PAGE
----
Scent Of The Day Diary


Val the Cookie Queen


Greetings APJ,

Perfumes are the feelings of flowers.” Heinrich Heine

Colouring Book v iPad

It has become popular and encouraged over the last couple of years for adults to start to colour again, as many of us did in our childhoods. There are some lovely colouring books around but what do you do with them afterwards? I know the therapy of it all is in the doing but still, I didn´t bother to get into it. Then I was introduced to the Scent of the Day Diary, including perfume related pictures to colour in. Hurray! A colouring book with a use. How many of us (I am sure it is not only me) sit down at night, turn the telly on, AND grab our iPad? Way too stressy and I have stopped it for the moment at least. I now take my SOTD diary and colour. It is so relaxing, I can´t recommend it highly enough. Trial run of turning the iPad off at night is proving successful and I am sleeping better. Interesting.

As perfume lovers, perfumistas, pefume addicts, I think we are all familiar with the Scent Of The Day hashtags #SOTD/#sotd. Many of us use it on our social media pages as we share what we are wearing. Great fun in this tumultuous times, and let´s face it, we all love to know what everyone else is wearing do we not?

Scent Of The Day Diary 365 pages

Anisia, from Anisia Beauty has taken SOTD one step further and designed, and printed a fantastic diary filled with perfume doodles and quotes. Each day has a full page, days, date and month, but no year printed, meaning you can record the perfumes you wear each day for at last the next five years! The ultimate perfume OCD diary. I admire the creativity of people and the energy taken into turning an idea into something tangible. It´s a ballbuster, I know.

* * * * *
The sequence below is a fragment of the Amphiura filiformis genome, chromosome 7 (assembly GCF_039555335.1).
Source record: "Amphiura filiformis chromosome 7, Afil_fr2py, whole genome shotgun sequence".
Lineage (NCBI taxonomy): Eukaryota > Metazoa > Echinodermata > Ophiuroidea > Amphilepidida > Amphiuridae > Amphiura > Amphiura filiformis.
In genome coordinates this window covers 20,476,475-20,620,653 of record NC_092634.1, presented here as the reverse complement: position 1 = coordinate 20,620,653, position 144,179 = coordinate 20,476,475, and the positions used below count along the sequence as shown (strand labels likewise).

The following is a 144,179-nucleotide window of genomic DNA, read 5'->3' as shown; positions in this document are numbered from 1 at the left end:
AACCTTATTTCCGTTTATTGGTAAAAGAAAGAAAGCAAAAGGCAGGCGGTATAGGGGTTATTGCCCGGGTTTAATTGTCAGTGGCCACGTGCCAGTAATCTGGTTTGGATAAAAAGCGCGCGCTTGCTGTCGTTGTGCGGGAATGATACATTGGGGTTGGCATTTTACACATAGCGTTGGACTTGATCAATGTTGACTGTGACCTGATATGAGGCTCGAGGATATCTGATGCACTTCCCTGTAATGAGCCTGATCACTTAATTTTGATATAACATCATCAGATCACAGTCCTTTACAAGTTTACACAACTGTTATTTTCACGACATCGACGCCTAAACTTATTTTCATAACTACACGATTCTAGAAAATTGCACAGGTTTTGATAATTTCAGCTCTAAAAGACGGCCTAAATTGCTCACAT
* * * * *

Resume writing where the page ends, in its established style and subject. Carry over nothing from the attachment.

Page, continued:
Thanks to Stefanie Jähn from Fragantica Germany, team member of who sent me a SOTD diary, I am absolutely not affiliated with the SOTD diary in any way. I think is a fantastic idea and just want to bring it to your attention APJs. And yes, of course the first thing I did when I got it was to look for a Vero Profumo doodle.

Get your Scent Of The Day Diary <<JUMP

Do you like to sketch or colour?

Painted and Coloured Bussis


Good morning APJ,

Sun is shining here in Sydney and the world is warming up.

Let’s see who Val’s lucky winner is. Thanks for your kind generosity my love.
Portia xx



This week there will be 1 winner who will receive:
1 x Brand New Book: The Story of a Murderer by Patrick Suskind
P&H Anywhere in the world


Entries Closed Thursday 26th January 2017 10pm Australian EdsT
Winners will be chosen by getting one of my family to pull a name out of my dead armadillo basket

Wendy Hardy

The winner will have till Sunday 29th January 2017 to get in touch (portia underscore turbo at yahoo dot com dot au) with their address or the prize will go to someone else.
No responsibility taken for lost or damaged goods in transit.

Antibiotics, Assumptions, OCD and Perfume by Patrick Suskind


Val the Cookie Queen


Good day APJ Readers!

Antibiotics, Assumptions, OCD

The Joy Of Medication

Seriously. After nearly a month of swollen eyes and a slightly puffy face you´d have thought I´d have realized something was wrong. I took
steamy baths, put iced eye masks on, eye drops, a variety of concealers, and hung myself upside down to encourage drainage. Some stuff
drizzled out the corners of my eyes probably brain fluid. I was still completing menial tasks, shopping, baking and packing 500 cookies, but
needing three hour naps to get over the exertion. I finally hauled my sorry ass to the doctor and am the proud owner of a sinus infection, my first.
Rattling around with pretty blue antibiotics is now doing the trick.

Preconceived Ideas

I received “Perfume. The Story of a Murderer.” by Patrick Süskind for my birthday. I´ve been asked countless times if I have read it
to which I always replied “Absolutely not.” I never wanted to read it. All I knew was it had to do with murdering virgins for their innocence and
I´m like, nope, not for me. I mean for years I have skirted around this book and needless to say the film. But true to form my partner-in-crime,